I’m in a hazy jet-lagged state. I wake at 4 AM, unable to sleep, weirdly hungry, so we get up and eat cheese and crackers and then find crumbs in the bed for days. Yesterday I climbed out of bed with all intention of doing something useful, like cleaning the three dishes by the sink, at the very least, but all I managed was to tidy the piles in the lounge up and put my newly-arrived books on the shelf before I sat down on the couch and promptly fell asleep, for three hours.
Evening In the City of Students
12 January, 2008 by Miranda Ward
When I awoke it was dark out, and I was meant to have met Xander in town fifteen minutes ago, but I didn’t have the energy to hurry, and I knew I needed a good spell in fresh air if I was going to be remotely human, so I walked. It was cold out but the cold felt good–not a harsh cold but a gentle one, with a moist breeze blowing off the river and a fog laying low over the city, weaving in and out of spires. I went down the Iffley road, which was full of bikers going the other way, away from town, girls in red coats with baskets full of books, boys in jaunty caps and scarves. Magdalen bridge seemed to stretch over an invisible river, a thin line of black nothingness–if you peered over, all was blank, except a few silver trees on the bank. Across the way the ghost of Magdalen tower crept up into a foggy sky and a wind neither warm nor cool silked past. As I approached it rang out some hour–6, 6:30? It didn’t seem to matter what the time was, only that at regular intervals, the city gave a call.
There were a lot of students. Or people I assumed were students. They had books tucked under their arms, or they looked weary, as if they’d been studying too long. They had sporting gear slung over their shoulders. At the Turf, where we settled for a drink, they crowded the inside of the pub with excited chatter and hot breath–a sea of young lithe bodies. We stood by the radiator in the back, huddled, and they drank circles around us, and sometimes talked about the things you think Oxford students talk about: philosophy and writers, with vague gestures indicating complicated theories. But sometimes not. Sometimes they only talked about things that ordinary young folk talk about: each other; the sexy boy behind the bar or the beautiful girl smoking outside; something they’d read in the paper or seen on TV.
It only occurred to me after awhile that I wasn’t one of them. Not older or wiser, but not one of them either. In a city of students–arguably the city of students–I am not a student any longer (except of the world, of course). The first place that I go to live having finished my undergraduate career is a place where you can be an eternal undergraduate, if you so choose.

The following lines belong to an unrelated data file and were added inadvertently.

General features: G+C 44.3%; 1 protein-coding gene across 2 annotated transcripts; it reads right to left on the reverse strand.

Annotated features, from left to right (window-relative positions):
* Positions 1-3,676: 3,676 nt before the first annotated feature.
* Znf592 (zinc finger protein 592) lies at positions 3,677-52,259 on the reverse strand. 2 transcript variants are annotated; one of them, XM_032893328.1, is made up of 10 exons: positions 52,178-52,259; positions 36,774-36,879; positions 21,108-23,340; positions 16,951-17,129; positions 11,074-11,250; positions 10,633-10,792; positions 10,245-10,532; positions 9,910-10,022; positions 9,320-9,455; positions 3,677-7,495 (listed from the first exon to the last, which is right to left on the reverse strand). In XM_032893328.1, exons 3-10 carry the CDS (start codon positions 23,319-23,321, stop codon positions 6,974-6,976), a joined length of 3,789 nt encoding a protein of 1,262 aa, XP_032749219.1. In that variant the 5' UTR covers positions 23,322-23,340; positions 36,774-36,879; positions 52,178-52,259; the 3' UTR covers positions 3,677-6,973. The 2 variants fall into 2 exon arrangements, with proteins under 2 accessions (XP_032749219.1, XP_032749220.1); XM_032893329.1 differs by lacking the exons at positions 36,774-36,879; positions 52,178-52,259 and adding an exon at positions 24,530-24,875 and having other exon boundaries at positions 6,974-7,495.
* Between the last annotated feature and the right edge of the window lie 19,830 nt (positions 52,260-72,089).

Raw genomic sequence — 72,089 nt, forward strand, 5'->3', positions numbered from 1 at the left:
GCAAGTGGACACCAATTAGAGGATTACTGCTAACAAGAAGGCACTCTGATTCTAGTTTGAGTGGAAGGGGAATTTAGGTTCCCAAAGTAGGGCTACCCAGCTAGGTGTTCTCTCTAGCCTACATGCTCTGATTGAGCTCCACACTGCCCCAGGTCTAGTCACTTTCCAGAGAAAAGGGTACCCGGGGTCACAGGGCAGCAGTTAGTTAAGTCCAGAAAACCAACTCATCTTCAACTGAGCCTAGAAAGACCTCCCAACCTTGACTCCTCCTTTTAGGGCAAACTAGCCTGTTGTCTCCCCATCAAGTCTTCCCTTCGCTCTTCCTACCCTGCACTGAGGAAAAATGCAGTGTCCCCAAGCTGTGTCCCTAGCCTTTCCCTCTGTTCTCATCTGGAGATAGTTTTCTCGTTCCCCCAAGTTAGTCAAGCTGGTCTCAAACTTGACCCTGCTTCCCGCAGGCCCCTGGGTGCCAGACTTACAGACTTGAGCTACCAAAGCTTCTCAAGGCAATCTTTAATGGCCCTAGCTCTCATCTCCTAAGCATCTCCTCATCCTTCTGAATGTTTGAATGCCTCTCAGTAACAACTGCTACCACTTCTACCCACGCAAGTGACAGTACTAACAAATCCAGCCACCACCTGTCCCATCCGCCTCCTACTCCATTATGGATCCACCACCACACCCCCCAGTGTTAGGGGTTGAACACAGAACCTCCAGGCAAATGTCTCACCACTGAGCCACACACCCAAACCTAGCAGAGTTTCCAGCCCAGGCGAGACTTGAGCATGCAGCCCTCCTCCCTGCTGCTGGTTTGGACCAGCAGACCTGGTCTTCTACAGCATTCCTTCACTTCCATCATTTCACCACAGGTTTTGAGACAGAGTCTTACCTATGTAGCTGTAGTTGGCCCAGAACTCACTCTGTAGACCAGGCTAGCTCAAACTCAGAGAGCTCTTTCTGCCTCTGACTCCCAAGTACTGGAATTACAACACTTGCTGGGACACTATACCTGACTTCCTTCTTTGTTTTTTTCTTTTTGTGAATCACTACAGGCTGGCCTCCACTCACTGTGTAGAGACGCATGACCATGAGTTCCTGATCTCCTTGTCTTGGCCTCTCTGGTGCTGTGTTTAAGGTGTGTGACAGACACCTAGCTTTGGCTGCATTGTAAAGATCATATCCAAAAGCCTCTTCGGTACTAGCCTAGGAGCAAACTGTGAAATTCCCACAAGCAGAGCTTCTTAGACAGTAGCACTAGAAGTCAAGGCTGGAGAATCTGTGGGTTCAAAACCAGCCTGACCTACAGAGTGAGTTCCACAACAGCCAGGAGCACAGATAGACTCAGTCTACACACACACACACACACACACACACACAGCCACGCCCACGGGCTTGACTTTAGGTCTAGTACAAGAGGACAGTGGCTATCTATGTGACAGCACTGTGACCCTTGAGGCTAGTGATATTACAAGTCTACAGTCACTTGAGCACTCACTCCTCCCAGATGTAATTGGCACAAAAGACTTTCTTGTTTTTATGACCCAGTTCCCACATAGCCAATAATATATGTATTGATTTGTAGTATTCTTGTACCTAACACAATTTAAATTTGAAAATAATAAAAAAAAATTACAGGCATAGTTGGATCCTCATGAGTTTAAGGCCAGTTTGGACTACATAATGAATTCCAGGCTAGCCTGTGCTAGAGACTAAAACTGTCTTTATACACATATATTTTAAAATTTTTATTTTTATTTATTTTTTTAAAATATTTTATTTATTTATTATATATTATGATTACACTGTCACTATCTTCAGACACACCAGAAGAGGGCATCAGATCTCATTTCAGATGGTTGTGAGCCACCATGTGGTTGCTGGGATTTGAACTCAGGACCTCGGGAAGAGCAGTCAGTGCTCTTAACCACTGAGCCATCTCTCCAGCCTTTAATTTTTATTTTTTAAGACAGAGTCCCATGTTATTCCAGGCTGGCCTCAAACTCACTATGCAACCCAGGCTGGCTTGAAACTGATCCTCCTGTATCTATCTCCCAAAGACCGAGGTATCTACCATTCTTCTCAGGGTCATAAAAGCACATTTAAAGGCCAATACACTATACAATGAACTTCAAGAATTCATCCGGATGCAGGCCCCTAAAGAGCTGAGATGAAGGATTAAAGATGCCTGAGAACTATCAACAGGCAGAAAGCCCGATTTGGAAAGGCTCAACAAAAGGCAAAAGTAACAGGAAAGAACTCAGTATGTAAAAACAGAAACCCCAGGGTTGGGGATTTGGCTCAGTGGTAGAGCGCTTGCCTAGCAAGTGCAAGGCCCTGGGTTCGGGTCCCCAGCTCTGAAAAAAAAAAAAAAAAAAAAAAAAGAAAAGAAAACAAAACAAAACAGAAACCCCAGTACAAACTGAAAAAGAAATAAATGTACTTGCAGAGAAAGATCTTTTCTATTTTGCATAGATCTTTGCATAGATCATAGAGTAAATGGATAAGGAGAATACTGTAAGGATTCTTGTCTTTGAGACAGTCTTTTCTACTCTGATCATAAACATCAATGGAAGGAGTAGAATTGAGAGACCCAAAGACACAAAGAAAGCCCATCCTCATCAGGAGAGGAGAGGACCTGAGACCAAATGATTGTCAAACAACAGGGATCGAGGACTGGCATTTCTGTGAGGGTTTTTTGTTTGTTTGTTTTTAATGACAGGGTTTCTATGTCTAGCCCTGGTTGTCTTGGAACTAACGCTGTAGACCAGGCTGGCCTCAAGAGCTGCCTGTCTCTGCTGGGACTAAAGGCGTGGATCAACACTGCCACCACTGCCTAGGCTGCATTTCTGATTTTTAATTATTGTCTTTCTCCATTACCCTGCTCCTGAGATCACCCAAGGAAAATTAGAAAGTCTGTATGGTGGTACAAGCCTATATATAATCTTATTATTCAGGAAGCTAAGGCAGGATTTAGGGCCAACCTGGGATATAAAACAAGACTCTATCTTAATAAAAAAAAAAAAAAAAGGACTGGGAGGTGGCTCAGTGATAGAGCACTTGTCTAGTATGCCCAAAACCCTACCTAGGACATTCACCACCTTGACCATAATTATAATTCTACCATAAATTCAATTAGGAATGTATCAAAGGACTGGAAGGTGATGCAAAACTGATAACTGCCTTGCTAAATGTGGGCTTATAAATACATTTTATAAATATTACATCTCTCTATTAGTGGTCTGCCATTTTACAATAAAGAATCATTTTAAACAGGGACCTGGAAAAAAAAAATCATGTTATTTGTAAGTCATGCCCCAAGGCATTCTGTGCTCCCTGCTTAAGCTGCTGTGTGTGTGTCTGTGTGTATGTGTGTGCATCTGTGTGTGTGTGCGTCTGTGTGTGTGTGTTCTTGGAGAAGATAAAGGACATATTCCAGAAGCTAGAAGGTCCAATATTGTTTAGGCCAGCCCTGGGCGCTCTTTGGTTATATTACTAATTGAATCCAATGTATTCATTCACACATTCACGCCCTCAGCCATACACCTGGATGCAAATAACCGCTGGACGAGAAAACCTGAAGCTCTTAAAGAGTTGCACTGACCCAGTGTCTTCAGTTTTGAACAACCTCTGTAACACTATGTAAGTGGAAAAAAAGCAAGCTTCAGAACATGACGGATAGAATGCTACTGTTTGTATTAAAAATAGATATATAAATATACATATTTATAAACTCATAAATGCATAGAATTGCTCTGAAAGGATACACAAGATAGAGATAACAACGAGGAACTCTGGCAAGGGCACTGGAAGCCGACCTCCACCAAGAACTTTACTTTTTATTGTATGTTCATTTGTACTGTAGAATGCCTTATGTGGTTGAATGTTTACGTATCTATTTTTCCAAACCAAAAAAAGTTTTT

It got colder and colder as the night progressed. The outline of the city looked hazier and hazier. I have never thought about it before (I think of Oxford as a conglomeration of towers and spires and beautiful buildings but in my mind they are generically beautiful, vague in image, shimmering) but each college tower has a distinct shape and a particular hue. Draped in night, the entire place seemed eminently mutable. On Magdalen Bridge I could picture romantic 19th century undergraduates quoting the poets of yore and falling in love with the fleeting image of a woman, some Zuleika Dobson-esque seductress (though not one so harmful); as I walked down Queen’s Lane in comfortable quiet, everything felt medieval; under the Bridge of Sighs on my way to the Turf, I could only think of Sayers’ Gaudy Night and prim women scholars making a place for themselves alongside handsome men in 1930s garb under their gowns.
All tied up in literature like that, it didn’t seem so much a place as an idea, a state of mind, a state of being. I have things to ground me, of course–the happily reinstated vegetable deliveries, the creaking wood in the house, the promise of a beautiful new bicycle, the man behind the counter at the sandwich shop who, realizing I haven’t enough cash to pay for anything, kindly lowers the price of a vegetable samosa so that I won’t go hungry, snuggling under a duvet in chilly morning. These are good things, and when I think of them I no longer feel as if I’m swimming through an impressionist painting. But there is something about a place marked as much by intellect as by physical habitation that gives you a pleasant kind of almost-vertigo if you walk through it on the edge of darkness, if there’s a wind you can’t quite place and a fog on the horizon.